Zambia’s overuse of the world’s biggest man
made reservoir to generate electricity has depleted its water
levels, according to Guy Scott, a former vice president who led
the country for three months until January this year. His
comments contradict government assertions that drought is to
blame for the country’s worst-ever power crisis.
Lake Kariba straddles Zambia’s border with Zimbabwe,
generating hydropower for both southern African countries. Poor
oversight has allowed both nations to compete in over-exploiting
this source of electricity, Scott said, driving water levels
down to 29 percent of capacity this month from 70 percent a year
“What we have now is a weak regulator sitting between two
puppies drinking milk from the same saucer,” Scott, who is still
a member of parliament, told lawmakers in the capital Lusaka,
according to a transcript posted on Parliament’s website
Wednesday. “If one does not lick fast enough, it will not get as
much as the other one.”
Kariba’s low water levels have compelled both countries to
cut electricity generation and have led to rotating power cuts
that last as long as 14 hours a day. Zambia’s energy shortage
has also led to mine suspensions in Africa’s second-largest
producer of copper and thousands of planned job cuts. It’s also
contributed to this year’s 47 percent depreciation of the
kwacha, the world’s worst-performing currency, against the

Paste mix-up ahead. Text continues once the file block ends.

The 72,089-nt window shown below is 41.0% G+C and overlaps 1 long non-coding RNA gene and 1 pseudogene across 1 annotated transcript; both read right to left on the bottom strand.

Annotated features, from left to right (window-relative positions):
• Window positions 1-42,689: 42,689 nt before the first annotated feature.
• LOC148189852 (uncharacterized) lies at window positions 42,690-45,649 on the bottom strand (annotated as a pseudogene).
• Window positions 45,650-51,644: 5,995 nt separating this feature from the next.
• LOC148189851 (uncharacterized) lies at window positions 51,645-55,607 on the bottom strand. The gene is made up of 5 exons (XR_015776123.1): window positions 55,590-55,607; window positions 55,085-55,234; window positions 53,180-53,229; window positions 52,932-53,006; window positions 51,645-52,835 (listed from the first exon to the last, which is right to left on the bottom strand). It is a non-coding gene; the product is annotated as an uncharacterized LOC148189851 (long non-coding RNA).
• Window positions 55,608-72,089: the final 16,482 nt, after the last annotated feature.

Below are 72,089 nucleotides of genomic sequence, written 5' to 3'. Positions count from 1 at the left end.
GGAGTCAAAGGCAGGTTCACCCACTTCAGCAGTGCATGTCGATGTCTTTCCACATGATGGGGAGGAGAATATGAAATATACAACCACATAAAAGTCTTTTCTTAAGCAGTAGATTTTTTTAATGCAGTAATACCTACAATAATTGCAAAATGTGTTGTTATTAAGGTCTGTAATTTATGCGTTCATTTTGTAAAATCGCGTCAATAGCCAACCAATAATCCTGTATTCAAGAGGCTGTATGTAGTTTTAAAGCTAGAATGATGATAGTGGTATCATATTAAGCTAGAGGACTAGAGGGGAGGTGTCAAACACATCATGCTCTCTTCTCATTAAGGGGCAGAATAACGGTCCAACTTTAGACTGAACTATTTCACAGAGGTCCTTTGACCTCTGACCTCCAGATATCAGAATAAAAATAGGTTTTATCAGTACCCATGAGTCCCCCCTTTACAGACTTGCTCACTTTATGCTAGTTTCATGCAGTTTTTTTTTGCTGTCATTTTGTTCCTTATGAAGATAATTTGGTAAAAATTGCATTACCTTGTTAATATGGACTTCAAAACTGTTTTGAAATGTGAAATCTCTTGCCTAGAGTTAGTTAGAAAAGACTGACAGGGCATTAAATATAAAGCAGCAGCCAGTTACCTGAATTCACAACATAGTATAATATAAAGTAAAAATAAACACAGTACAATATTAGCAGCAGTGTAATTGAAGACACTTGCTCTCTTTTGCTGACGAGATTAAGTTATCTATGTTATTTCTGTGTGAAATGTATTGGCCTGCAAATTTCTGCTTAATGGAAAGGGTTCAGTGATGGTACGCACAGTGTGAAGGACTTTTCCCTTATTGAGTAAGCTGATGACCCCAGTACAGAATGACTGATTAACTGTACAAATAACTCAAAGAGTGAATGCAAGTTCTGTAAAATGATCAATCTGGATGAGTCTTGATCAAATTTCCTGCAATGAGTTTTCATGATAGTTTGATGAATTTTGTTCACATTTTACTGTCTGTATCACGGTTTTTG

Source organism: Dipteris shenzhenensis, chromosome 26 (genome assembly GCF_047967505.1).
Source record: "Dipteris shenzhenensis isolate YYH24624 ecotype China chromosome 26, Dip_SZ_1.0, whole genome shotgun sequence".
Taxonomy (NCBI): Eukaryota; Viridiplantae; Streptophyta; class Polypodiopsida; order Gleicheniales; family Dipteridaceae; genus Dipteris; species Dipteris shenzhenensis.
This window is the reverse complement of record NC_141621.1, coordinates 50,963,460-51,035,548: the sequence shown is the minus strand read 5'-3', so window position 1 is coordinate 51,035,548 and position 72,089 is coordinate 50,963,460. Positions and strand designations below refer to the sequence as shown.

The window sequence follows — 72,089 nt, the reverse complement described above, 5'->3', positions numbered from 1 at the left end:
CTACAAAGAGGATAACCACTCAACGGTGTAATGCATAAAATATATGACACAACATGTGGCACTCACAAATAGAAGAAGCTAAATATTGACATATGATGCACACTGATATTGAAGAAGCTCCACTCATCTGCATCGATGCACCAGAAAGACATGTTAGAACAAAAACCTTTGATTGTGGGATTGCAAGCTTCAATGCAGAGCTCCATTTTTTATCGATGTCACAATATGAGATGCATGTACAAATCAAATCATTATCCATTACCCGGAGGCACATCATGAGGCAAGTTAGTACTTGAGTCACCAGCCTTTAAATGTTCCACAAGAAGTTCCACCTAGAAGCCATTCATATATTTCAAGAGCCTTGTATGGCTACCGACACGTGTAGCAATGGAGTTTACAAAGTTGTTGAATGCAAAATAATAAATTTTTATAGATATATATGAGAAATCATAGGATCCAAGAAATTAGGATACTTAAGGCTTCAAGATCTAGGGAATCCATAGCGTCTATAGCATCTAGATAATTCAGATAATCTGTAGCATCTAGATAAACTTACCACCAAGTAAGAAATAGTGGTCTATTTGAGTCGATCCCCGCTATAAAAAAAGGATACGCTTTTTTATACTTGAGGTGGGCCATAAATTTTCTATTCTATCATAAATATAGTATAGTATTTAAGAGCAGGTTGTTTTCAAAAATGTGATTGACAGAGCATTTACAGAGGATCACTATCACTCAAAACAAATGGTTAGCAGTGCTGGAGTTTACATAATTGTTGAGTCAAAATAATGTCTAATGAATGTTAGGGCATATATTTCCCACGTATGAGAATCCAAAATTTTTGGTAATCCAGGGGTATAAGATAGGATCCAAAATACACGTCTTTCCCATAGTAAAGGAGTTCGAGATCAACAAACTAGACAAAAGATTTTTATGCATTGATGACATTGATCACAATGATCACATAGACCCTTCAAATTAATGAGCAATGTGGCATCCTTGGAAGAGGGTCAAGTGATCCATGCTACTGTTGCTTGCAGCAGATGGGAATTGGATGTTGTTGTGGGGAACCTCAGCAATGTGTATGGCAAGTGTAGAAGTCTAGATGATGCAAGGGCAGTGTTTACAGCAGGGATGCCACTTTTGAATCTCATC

Zambia aggravated the situation at Kariba by continuously
running a 360-megawatt hydropower expansion, designed only to
operate for 3.5 hours a day during peak demand, said Scott, who
became acting President when Michael Sata died in October. Scott
officially opened the plant, which increased generating capacity
on the Zambian side of the dam by 50 percent, in August last
“I am the one who turned it on and I said, ‘Is there enough
water for this?’ It was a huge contraption and everybody said
‘yes,’” he told lawmakers Sept. 23. “When I went to sleep at the
hotel down from the Kariba Dam, all night and morning the water
gushed past. Once they had their toy, they pushed the button,
turned it on and left it, and down went the water.”
Meager water levels at Kariba and at the Kafue Gorge power
station, which account for nearly 90 percent of the country’s
generation capacity, mean Zambia could only supply an average of
half of normal peak power demand in September, Mines and Energy
Minister Christopher Yaluma said this month. Total installed
generation capacity from all power plants is 2,300 megawatts,
according to Zesco, the state-owned power supplier.
While data from Zesco show that water inflows from the
Zambezi river were lower than previous years, the company has
also used more water than it is allocated, figures in a Sept. 5
statement from the utility indicate.
The Zambezi River Authority, which regulates Kariba and is
run by the two countries’ governments, allocated Zesco water to
generate 1,944 gigawatt hours of electricity from April through
September, according to the statement. Instead, it produced
2,971 gigawatt hours, 46 percent more than it was supposed to.
Zambia uses hydroelectricity for more than 95 percent of
its power needs. Kariba North Bank power station had fewer than
70 days from Sept. 5 before it exhausted its water allocation,
Zesco said in a statement that day.
Zambia’s power shortages and the effects of climate change
are “inextricably inseparable,” President Edgar Lungu, who won
the January elections to replace Sata, said in a speech to the
United Nations General Assembly in New York Tuesday.
Munyaradzi Munodawafa, chief executive officer of the
Zambezi River Authority, didn’t answer two calls to his mobile
phone seeking comment.
“It is very difficult to share hydroelectric facilities
with other countries,” Scott said. “It is a well-known problem
throughout the world and I think it needs to be addressed.